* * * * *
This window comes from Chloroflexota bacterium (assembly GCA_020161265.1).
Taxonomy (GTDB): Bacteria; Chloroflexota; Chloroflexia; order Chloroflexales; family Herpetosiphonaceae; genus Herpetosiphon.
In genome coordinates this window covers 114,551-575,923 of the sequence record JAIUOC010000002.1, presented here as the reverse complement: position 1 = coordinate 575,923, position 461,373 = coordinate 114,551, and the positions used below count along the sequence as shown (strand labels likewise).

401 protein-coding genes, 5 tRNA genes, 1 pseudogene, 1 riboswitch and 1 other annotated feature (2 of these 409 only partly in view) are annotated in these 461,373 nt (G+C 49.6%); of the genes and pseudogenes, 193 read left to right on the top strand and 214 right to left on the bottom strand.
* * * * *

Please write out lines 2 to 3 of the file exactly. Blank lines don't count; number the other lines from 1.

Taxonomy (GTDB): Bacteria; Chloroflexota; Chloroflexia; order Chloroflexales; family Herpetosiphonaceae; genus Herpetosiphon.
In genome coordinates this window covers 114,551-575,923 of the sequence record JAIUOC010000002.1, presented here as the reverse complement: position 1 = coordinate 575,923, position 461,373 = coordinate 114,551, and the positions used below count along the sequence as shown (strand labels likewise).